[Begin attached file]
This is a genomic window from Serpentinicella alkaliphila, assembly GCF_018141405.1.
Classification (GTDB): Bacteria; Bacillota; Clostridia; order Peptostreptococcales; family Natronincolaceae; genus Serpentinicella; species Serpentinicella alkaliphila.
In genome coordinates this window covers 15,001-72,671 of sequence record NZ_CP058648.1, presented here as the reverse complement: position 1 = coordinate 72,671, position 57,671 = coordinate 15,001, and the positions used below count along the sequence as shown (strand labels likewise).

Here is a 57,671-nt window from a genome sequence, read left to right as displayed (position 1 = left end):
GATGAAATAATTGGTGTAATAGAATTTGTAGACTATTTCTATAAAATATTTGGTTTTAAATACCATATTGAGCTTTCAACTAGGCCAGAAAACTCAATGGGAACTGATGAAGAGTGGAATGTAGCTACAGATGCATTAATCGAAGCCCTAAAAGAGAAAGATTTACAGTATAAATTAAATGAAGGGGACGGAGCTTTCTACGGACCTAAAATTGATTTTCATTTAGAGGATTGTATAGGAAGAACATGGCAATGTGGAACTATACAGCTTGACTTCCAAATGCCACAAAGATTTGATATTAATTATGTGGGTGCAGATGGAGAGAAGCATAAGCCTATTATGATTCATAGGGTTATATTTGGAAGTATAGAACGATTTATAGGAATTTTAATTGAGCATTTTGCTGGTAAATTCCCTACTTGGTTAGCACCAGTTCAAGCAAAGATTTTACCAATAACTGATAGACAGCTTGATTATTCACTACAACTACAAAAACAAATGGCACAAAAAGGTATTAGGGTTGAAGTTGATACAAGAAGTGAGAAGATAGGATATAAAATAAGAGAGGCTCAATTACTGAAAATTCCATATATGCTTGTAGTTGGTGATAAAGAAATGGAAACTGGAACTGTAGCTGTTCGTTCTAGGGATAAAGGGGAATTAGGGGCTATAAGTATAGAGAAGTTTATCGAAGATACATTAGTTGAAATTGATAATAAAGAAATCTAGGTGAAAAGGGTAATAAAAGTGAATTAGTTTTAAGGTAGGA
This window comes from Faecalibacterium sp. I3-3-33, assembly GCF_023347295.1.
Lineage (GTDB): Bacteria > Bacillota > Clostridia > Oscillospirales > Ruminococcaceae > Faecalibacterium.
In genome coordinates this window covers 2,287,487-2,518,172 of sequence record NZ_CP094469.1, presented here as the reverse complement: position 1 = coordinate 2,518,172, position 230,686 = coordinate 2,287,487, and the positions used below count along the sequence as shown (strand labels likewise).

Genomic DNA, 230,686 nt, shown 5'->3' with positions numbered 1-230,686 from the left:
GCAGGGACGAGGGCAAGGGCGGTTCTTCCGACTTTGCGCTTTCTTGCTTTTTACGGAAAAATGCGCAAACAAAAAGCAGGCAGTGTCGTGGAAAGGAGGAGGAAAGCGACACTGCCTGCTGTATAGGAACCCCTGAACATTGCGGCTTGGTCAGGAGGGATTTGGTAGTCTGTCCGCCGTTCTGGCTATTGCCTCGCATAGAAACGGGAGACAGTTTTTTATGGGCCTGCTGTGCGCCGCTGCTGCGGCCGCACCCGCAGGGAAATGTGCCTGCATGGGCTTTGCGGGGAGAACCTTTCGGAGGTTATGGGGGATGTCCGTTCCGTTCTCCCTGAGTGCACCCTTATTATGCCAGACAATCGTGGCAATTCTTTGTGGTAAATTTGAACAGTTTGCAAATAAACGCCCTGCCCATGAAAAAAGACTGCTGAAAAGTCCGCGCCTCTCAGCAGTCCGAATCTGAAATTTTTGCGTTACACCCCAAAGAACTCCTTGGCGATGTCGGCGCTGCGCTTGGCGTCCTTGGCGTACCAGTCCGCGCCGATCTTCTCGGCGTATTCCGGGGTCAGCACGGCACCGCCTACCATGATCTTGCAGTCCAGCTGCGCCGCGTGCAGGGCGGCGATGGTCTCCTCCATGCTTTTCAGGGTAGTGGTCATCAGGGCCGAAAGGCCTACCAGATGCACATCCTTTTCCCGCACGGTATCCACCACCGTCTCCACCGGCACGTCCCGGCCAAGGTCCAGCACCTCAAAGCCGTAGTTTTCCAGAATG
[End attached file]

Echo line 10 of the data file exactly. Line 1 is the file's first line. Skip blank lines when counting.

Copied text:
GCAGGGACGAGGGCAAGGGCGGTTCTTCCGACTTTGCGCTTTCTTGCTTTTTACGGAAAAATGCGCAAACAAAAAGCAGGCAGTGTCGTGGAAAGGAGGAGGAAAGCGACACTGCCTGCTGTATAGGAACCCCTGAACATTGCGGCTTGGTCAGGAGGGATTTGGTAGTCTGTCCGCCGTTCTGGCTATTGCCTCGCATAGAAACGGGAGACAGTTTTTTATGGGCCTGCTGTGCGCCGCTGCTGCGGCCGCACCCGCAGGGAAATGTGCCTGCATGGGCTTTGCGGGGAGAACCTTTCGGAGGTTATGGGGGATGTCCGTTCCGTTCTCCCTGAGTGCACCCTTATTATGCCAGACAATCGTGGCAATTCTTTGTGGTAAATTTGAACAGTTTGCAAATAAACGCCCTGCCCATGAAAAAAGACTGCTGAAAAGTCCGCGCCTCTCAGCAGTCCGAATCTGAAATTTTTGCGTTACACCCCAAAGAACTCCTTGGCGATGTCGGCGCTGCGCTTGGCGTCCTTGGCGTACCAGTCCGCGCCGATCTTCTCGGCGTATTCCGGGGTCAGCACGGCACCGCCTACCATGATCTTGCAGTCCAGCTGCGCCGCGTGCAGGGCGGCGATGGTCTCCTCCATGCTTTTCAGGGTAGTGGTCATCAGGGCCGAAAGGCCTACCAGATGCACATCCTTTTCCCGCACGGTATCCACCACCGTCTCCACCGGCACGTCCCGGCCAAGGTCCAGCACCTCAAAGCCGTAGTTTTCCAGAATG